Polymerase Chain Reaction (PCR) Made Easy

What is Polymerase Chain Reaction ?

It is a process of artificial DNA replication (amplification of a selected part of DNA). As the name suggests:

  1. Polymerase: It requires DNA polymerase for extending the added primers to complete DNA replication.
  2. Chain Reaction: PCR is run in cycles. The number of molecules increase exponentially as the cycle is repeated. Example:
    • We have 1 original molecule of DNA at the beginning
    • After 1st cycle: We have 2 copies of the molecule
    • After 2nd cycle: We have 4 copies of the molecule
    • After 3rd cycle: We have 8 copies of the molecule and so on….

Components Needed for PCR

As PCR is also called as “molecular photocopying”, we use the analogy of a Photocopy to learn the role of components of PCR.

Photocopier itemsPCR components
The bookDNA template
The pageA portion of the genome (fragment) of interest
A bookmarkPrimers that “mark” the specific fragment. It is not necessary to know the exact segment. Knowing flanking segments is enough.
PhotocopierDNA polymerase
Paper and tonerThe 4 nucleotides

A page to be photocopied is the Target Sequence – It contains important information of our interest among the whole book (DNA template). It may be containing a suspected mutation, short tandem repeat (STR), etc.

A bookmark identifies the specific page to photocopy out of a book – PCR primers identify the specific fragment to be copied from the entire genome.

To copy a page, the photocopier uses the paper and toner to make the copy – the DNA polymerase requires nucleotides to produce a replicate of the original DNA fragment.

Steps of PCR

1. Solution containing components of PCR (explianed above) prepared.

2. Denaturation of dsDNA by heating to 95°c for few minutes (in vivo, this would be mediated by helicase).

3. Annealing of DNA primer specific for region of interest and slowly cooling down the solution to 40°c (in vivo, primer would be synthesize by the enzyme primase – but in vitro as in PCR, we need to add them externally).

  • The primers are 2 synthetic oligonucleiotides: one is complementary to a short sequence in one strand of the DNA to be amplified, and the other is complementary to a sequence in the other DNA strand.
  • Primers provide 3′-OH end for extending the newly synthesized DNA strand.
  • Example: To amplify the CAG repeat in …CTC AAG TCC TTC [CAG]n CAA CAG CCG CCA…
    • This represents 5′ → 3′. Remember that it also has complementary bases running from 3′ → 5′.
    • So the 2 sets of RNA primers required  containes complementary bases to separated DNA template but runs in 5′ → 3′ direction starting from 3′ end of the template.
    • So, the 2 sets of primers required in this case are:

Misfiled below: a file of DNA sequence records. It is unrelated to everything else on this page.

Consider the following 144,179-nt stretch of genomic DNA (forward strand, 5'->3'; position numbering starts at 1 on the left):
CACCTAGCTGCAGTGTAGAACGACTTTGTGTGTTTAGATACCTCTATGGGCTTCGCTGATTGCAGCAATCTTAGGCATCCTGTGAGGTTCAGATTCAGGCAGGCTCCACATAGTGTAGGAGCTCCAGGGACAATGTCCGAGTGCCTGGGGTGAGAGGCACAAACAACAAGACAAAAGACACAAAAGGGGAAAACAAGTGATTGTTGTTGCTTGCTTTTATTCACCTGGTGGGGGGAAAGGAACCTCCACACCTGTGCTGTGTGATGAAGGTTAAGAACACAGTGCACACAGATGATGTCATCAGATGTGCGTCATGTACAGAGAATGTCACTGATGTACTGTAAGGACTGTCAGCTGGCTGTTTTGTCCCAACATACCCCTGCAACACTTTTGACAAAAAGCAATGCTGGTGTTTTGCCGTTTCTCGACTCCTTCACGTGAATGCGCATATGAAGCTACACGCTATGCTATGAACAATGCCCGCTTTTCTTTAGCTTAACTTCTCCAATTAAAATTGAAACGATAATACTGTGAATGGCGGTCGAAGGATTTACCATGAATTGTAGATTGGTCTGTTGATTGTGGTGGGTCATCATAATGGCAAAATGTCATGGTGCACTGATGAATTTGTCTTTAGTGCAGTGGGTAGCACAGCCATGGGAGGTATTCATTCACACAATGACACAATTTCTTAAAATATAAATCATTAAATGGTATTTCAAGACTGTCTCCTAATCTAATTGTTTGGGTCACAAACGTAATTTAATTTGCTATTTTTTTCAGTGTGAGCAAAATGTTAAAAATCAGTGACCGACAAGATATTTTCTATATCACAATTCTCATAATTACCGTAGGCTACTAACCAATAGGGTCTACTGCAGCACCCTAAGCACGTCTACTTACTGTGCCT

• For DNA template running 5′ → 3′: TGGCGGTGTTG
      • For complementary DNA template running 3′ → 5′: CTCAAGTCCTTC

primer PCR

4. Replication of DNA at primer by heat stable DNA polymerase (optimum temperature 72°c i.e. reheating to increase the activity of Taq DNA polymerase).

5. Repetition of process (chain reaction): Generally PCR is run for 20-30 cycles.


Clinical Uses of PCR

1. Diagnosis of viral infection and monitoring of antiviral therapy – HIV, Hepatitis B Virus, Human Cytomegalovirus, etc.

  • PCR gives information on viral load.
  • In HIV, PCR can be used when measurement of antibody is not reliable:
    • Earlier diagnosis of disease
    • Immune system not competent enough to make antibodies
    • Neonate born to HIV positive mother – even non-infected newborns would have antibodies (transplacental)

2. Diagnosis of bacterial infection:

  • Mycobacterium tuberculosis, Chlamydia Trachomatis, Neisseria gonorrheae and Bordetella pertussis.
  • Tests based on molecular methods have the advantage of avoiding days or weeks of delay and allow early recognition and treatment.

3. Forensic/Paternity testing:

  • use of Variable Number (VNTR) or Short Tandem Repeats (STR) – these are unique copies of non-coding region of DNA between individuals.
  • since they exist on both chromosomes, individuals have two copies at each locus – 1 paternal and 1 maternal.
  • can only prove with certainty that the sample DOES NOT belong to the test subject – cannot prove with 100% certainty that DNA belongs to individual of interest because there is a small chance that someone shares the same VNTR or STR

4. Direct mutation testing:

  • PCR can amplify the region for sequencing

Disadvantage of PCR

A potential problem for PCR is obtaining a pure sample of DNA to start with; any contaminant DNA will also be amplified.


PCR can also be used to study pattern of gene expression by a process called reverse PCR.

  • mRNA is converted into cDNA (copy DNA) by using reverse transcriptase (RNA dependent DNA polymerase)
  • CDNA serves as a template for usual PCR procedure
  • Clinical use: HIV viral load

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